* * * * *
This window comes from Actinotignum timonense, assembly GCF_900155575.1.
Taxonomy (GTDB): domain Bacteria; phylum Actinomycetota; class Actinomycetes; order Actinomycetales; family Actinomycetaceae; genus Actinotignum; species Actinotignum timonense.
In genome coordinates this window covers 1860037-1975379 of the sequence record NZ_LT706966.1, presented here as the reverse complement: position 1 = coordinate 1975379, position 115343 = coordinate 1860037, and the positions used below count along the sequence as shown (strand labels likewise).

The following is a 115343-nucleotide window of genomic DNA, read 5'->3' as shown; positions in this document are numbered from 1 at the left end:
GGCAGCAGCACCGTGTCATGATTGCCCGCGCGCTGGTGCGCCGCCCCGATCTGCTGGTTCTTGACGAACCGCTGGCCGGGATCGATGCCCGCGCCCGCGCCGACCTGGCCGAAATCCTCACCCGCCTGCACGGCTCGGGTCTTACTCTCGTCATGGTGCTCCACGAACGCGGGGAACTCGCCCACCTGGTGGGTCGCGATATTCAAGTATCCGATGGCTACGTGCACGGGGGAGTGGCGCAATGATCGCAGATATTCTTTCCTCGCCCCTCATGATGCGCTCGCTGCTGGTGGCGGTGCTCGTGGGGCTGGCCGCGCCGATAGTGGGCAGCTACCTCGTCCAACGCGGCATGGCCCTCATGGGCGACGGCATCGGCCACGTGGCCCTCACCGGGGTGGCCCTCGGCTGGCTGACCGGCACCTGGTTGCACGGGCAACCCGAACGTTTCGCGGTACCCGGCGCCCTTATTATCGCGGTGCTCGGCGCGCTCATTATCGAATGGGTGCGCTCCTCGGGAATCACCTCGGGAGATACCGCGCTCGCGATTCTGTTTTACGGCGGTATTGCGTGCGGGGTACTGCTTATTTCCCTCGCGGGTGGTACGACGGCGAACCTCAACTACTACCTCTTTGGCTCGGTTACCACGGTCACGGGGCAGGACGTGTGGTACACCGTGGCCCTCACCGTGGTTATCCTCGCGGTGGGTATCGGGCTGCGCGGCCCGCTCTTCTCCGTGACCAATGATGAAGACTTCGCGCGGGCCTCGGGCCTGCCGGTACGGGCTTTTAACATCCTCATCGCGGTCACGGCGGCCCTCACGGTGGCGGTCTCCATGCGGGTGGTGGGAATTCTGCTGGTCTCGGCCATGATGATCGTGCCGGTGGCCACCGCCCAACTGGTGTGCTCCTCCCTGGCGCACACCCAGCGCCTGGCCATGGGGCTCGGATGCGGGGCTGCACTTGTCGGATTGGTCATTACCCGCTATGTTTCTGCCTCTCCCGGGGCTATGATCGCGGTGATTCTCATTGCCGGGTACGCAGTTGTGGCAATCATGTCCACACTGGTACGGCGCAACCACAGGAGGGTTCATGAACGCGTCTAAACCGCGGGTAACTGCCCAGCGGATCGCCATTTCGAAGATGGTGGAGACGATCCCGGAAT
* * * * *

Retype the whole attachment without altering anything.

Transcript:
This window comes from Actinotignum timonense, assembly GCF_900155575.1.
Taxonomy (GTDB): domain Bacteria; phylum Actinomycetota; class Actinomycetes; order Actinomycetales; family Actinomycetaceae; genus Actinotignum; species Actinotignum timonense.
In genome coordinates this window covers 1860037-1975379 of the sequence record NZ_LT706966.1, presented here as the reverse complement: position 1 = coordinate 1975379, position 115343 = coordinate 1860037, and the positions used below count along the sequence as shown (strand labels likewise).

The following is a 115343-nucleotide window of genomic DNA, read 5'->3' as shown; positions in this document are numbered from 1 at the left end:
GGCAGCAGCACCGTGTCATGATTGCCCGCGCGCTGGTGCGCCGCCCCGATCTGCTGGTTCTTGACGAACCGCTGGCCGGGATCGATGCCCGCGCCCGCGCCGACCTGGCCGAAATCCTCACCCGCCTGCACGGCTCGGGTCTTACTCTCGTCATGGTGCTCCACGAACGCGGGGAACTCGCCCACCTGGTGGGTCGCGATATTCAAGTATCCGATGGCTACGTGCACGGGGGAGTGGCGCAATGATCGCAGATATTCTTTCCTCGCCCCTCATGATGCGCTCGCTGCTGGTGGCGGTGCTCGTGGGGCTGGCCGCGCCGATAGTGGGCAGCTACCTCGTCCAACGCGGCATGGCCCTCATGGGCGACGGCATCGGCCACGTGGCCCTCACCGGGGTGGCCCTCGGCTGGCTGACCGGCACCTGGTTGCACGGGCAACCCGAACGTTTCGCGGTACCCGGCGCCCTTATTATCGCGGTGCTCGGCGCGCTCATTATCGAATGGGTGCGCTCCTCGGGAATCACCTCGGGAGATACCGCGCTCGCGATTCTGTTTTACGGCGGTATTGCGTGCGGGGTACTGCTTATTTCCCTCGCGGGTGGTACGACGGCGAACCTCAACTACTACCTCTTTGGCTCGGTTACCACGGTCACGGGGCAGGACGTGTGGTACACCGTGGCCCTCACCGTGGTTATCCTCGCGGTGGGTATCGGGCTGCGCGGCCCGCTCTTCTCCGTGACCAATGATGAAGACTTCGCGCGGGCCTCGGGCCTGCCGGTACGGGCTTTTAACATCCTCATCGCGGTCACGGCGGCCCTCACGGTGGCGGTCTCCATGCGGGTGGTGGGAATTCTGCTGGTCTCGGCCATGATGATCGTGCCGGTGGCCACCGCCCAACTGGTGTGCTCCTCCCTGGCGCACACCCAGCGCCTGGCCATGGGGCTCGGATGCGGGGCTGCACTTGTCGGATTGGTCATTACCCGCTATGTTTCTGCCTCTCCCGGGGCTATGATCGCGGTGATTCTCATTGCCGGGTACGCAGTTGTGGCAATCATGTCCACACTGGTACGGCGCAACCACAGGAGGGTTCATGAACGCGTCTAAACCGCGGGTAACTGCCCAGCGGATCGCCATTTCGAAGATGGTGGAGACGATCCCGGAAT